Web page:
The lights go out
Darkness is never a good thing. That’s why God invented torches, 60 watt light bulbs and that little, several billion tonne ball of burning gas called the sun. If you’re playing a game and all the lights suddenly get cut or flicker sporadically, you might as well start planning what you want your headstone to say. Nefarious space beasties and freedom-hating terrorists love using the cloak of darkness to sneak up on you. Fail to reach a well-lit room within 14 seconds of such a lighting malfunction and its odds on you’re about to get your spine snapped in two or be radicalised until you want to wear a balaclava at all times.
Above: Honestly, you never know what kind of horrors are waiting to prey on you in the dark
You find yourself in or anywhere near water
All video game water is evil. If it can’t kill you instantly just by touch (ala almost every 2D plaformer or GTA), it’ll have something lurking under its surface that wants to send your character to that game over screen in the sky. Is it really worth risking the wrath of the digital Grim Reaper for a sip of H2O? Our advice: stay well clear of anything wet and make sure your 2D comedy marsupial or homicidal criminal is stocked up on bottled water.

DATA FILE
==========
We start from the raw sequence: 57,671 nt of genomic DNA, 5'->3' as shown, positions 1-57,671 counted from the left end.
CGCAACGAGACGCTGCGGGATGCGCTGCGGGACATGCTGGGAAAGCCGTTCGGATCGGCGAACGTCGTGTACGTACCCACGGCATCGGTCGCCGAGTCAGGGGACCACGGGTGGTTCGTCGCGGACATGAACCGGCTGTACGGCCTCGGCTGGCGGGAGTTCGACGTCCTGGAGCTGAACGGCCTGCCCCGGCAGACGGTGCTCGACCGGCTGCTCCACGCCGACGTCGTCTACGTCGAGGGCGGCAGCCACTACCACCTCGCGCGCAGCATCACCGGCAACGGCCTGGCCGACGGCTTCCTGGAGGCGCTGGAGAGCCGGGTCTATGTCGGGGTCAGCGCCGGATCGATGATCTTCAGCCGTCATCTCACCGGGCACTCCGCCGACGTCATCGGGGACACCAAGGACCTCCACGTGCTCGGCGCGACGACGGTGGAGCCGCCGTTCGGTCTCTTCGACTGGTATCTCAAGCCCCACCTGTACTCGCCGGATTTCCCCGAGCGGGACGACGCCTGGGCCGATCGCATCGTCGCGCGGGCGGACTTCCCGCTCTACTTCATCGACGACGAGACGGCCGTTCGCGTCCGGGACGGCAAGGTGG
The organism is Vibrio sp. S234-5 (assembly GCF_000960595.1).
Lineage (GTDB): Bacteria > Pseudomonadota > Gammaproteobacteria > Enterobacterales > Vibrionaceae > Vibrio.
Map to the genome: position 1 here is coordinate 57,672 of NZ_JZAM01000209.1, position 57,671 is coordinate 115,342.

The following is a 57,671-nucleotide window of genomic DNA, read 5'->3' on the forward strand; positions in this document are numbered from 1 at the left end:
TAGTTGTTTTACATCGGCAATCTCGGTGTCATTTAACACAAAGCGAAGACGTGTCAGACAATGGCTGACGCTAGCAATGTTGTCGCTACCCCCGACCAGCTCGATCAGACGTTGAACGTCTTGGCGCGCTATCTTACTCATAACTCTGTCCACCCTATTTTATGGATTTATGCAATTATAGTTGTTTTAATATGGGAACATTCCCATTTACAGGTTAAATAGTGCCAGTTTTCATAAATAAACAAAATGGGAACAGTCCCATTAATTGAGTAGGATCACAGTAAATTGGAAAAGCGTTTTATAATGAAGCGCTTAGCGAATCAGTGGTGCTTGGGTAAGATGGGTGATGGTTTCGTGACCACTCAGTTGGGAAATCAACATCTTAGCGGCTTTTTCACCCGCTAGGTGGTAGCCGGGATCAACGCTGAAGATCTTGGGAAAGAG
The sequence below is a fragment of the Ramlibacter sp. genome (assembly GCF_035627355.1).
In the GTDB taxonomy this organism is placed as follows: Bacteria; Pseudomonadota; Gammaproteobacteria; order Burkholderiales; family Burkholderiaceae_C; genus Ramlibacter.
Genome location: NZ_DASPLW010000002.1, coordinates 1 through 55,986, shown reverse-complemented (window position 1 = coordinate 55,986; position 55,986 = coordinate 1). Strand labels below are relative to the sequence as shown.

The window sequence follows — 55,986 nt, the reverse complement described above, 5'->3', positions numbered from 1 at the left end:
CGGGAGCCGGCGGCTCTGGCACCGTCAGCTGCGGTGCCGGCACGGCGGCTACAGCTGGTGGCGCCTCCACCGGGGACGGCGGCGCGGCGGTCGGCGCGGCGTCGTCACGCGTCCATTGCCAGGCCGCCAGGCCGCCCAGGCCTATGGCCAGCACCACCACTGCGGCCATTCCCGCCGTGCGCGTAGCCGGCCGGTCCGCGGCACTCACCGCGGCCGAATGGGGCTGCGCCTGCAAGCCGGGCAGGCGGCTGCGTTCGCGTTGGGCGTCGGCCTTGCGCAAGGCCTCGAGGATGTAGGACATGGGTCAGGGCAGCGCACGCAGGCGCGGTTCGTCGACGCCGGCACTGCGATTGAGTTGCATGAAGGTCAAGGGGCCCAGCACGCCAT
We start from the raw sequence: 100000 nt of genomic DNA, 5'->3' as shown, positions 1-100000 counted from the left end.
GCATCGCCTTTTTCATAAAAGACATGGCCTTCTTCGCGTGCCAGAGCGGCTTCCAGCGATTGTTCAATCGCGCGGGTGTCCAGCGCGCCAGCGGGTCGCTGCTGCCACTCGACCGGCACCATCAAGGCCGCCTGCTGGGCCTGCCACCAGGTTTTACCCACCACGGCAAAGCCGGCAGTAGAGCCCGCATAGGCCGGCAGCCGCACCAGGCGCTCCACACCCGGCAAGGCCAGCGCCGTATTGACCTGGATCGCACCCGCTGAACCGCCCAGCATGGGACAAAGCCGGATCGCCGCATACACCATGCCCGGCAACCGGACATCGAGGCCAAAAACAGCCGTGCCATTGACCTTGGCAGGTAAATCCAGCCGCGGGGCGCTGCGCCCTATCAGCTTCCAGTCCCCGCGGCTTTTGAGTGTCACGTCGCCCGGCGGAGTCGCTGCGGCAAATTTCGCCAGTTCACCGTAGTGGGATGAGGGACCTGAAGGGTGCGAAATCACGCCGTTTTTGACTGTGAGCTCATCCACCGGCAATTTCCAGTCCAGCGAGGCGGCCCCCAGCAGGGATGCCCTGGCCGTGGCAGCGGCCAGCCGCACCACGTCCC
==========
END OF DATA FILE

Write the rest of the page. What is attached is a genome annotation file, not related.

You hear music
Video games love to signpost imminent danger/death with an overwrought, sinister musical cue. Fine, sometimes it’s just there to celebrate you collecting a shiny new power-up or booting a boss in the spuds. All too often, though, the introduction of a soundtrack means the faeces is about to hit the fan in spectacular fashion. Just make sure your character is packing a suitably sized piece of automatic weaponry and try to act surprised when that sun-deprived serial killer jumps out at you.
Above: Watch out behind you, luv. There’s probably a sex offender hiding behind your couch
Really, the only thing more threatening than a bit of dramatic scoring is…
Seriously, dude. You’re f**ked. A prolonged period of time without the reassuring embrace of a catchy beat can only mean things are about to go homicidally pear-shaped. Silence, especially in survival horror, just means the developer purged the music to make sure you could hear the footsteps of the thing creeping up behind you that’s planning to rearrange your colon.
Above: Officially the most dangerous setting for a game ever